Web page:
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Biden meets with executives to address semiconductor shortage

Xinhua | Updated: 2021-04-13 11:25
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US President Joe Biden speaks as he participates in the virtual CEO Summit on Semiconductor and Supply Chain Resilience from the Roosevelt Room at the White House in Washington, April 12, 2021. [Photo/Agencies]

WASHINGTON - US President Joe Biden and other White House officials on Monday met with executives from 19 major companies to discuss the global semiconductor shortage that has severely affected US automakers.

"The semiconductor shortage, which is impacting American workers and families right now, is a top and immediate priority for the President and his senior most advisors on economic and national security," the White House said in a statement after hosting the virtual semiconductor summit.

"Participants emphasized the importance of improving transparency in the semiconductor supply chain to help mitigate current shortages and improving demand forecasting across the supply chain to help mitigate future challenges," the statement said.

They also discussed the importance of encouraging additional semiconductor manufacturing capacity in the United States to make sure the country never again faces shortages, it said.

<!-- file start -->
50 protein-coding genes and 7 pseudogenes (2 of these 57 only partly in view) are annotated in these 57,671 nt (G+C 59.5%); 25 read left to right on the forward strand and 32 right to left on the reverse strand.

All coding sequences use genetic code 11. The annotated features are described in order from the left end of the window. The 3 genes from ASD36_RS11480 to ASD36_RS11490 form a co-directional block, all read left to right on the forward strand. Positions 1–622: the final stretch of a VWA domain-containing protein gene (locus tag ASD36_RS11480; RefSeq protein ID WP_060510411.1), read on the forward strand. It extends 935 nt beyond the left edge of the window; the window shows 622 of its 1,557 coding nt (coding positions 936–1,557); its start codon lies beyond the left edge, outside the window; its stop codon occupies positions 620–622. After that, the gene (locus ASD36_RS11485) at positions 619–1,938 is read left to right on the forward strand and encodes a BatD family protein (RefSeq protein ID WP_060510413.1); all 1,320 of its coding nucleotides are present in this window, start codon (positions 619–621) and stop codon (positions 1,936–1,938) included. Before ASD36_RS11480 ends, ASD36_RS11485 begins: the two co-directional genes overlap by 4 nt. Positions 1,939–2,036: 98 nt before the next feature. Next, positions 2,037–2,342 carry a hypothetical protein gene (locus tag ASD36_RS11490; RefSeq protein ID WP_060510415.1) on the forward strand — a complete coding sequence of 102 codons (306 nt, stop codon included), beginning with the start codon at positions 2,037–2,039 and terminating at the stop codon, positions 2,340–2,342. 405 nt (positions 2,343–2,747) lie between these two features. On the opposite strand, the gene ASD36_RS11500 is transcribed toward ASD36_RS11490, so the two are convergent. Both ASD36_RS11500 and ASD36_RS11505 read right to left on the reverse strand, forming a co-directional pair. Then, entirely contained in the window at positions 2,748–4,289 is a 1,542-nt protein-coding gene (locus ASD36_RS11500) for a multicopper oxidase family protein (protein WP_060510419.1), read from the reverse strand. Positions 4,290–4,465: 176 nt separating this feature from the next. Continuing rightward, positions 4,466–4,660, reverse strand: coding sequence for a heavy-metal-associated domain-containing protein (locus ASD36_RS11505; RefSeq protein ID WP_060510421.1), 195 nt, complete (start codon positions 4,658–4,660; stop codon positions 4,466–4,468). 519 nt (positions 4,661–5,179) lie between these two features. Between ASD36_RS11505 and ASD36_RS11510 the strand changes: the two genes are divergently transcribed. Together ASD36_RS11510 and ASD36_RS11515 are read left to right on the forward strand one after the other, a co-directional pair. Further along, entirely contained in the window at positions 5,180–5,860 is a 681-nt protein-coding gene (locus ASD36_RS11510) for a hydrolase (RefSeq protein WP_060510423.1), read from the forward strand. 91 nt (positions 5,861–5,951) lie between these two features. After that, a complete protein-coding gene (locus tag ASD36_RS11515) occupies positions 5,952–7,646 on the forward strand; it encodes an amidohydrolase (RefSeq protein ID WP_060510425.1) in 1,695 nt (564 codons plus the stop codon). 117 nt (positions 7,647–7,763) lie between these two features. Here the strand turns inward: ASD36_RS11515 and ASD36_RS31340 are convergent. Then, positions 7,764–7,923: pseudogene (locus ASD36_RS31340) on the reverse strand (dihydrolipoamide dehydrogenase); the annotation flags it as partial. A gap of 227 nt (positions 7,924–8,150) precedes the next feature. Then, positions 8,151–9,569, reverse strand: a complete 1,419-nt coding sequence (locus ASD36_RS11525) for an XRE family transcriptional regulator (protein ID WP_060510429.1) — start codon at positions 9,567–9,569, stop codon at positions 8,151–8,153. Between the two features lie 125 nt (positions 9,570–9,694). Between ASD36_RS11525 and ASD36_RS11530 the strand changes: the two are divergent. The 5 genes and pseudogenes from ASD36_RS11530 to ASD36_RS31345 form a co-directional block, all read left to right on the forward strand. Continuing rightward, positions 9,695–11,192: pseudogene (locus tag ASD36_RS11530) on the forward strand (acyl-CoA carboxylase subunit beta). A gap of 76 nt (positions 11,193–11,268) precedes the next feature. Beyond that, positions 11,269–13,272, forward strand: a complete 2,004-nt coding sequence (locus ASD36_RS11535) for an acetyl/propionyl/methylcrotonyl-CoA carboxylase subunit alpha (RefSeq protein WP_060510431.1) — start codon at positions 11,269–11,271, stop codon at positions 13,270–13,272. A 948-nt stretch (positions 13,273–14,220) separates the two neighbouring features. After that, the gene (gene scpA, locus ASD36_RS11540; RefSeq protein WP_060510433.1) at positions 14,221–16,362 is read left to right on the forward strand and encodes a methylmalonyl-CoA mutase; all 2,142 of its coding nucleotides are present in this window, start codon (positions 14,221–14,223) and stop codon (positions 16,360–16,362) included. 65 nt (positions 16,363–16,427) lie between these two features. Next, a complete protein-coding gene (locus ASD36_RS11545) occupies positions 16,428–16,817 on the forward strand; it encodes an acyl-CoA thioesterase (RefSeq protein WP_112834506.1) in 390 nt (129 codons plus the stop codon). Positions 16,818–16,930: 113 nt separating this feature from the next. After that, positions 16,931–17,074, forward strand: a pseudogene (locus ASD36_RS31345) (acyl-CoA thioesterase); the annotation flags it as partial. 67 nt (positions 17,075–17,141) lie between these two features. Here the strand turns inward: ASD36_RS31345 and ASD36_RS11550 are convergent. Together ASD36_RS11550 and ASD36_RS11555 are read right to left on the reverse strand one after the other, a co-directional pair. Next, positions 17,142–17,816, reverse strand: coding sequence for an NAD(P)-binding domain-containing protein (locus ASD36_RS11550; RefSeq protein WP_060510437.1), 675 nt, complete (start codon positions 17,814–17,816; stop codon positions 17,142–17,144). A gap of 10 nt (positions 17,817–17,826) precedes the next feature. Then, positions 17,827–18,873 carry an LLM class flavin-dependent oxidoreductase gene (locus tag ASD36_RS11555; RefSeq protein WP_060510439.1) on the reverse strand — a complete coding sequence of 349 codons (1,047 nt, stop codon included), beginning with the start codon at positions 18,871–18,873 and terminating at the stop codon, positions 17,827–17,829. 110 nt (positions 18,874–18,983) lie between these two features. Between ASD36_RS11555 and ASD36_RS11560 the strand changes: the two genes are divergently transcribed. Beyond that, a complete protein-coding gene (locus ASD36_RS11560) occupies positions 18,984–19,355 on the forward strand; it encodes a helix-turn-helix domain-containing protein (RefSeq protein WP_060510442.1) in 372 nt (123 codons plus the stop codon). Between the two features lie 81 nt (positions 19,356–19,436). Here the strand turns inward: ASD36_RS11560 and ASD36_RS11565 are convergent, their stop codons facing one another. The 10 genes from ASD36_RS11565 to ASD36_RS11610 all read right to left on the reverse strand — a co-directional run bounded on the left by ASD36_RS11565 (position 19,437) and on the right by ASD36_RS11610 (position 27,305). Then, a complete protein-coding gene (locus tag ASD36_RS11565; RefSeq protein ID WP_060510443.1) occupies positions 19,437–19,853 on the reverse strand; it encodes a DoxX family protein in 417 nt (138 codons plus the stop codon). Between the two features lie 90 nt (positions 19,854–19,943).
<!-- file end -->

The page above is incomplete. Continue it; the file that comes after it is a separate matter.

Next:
During the meeting, Biden said that he has broad support in Congress to fund the domestic semiconductor industry. "In fact, today, I received a letter from 23 senators -- bipartisanly -- 42 House members -- Republicans and Democrats -- supporting the CHIPS for America program," he said.

John Neuffer, president and CEO of the Semiconductor Industry Association, said Monday that funding the chip manufacturing incentives and research investments will "strengthen US semiconductor production and innovation across the board so all sectors of our economy have the chips they need."

"Today's meeting marks the continuation of a strong partnership between the Biden Administration and industry to strengthen America's semiconductor supply chain by enacting federal investments in domestic chip manufacturing and research," Neuffer said in a statement.

The share of global semiconductor manufacturing capacity in the United States has decreased from 37 percent in 1990 to 12 percent today, according to the association.

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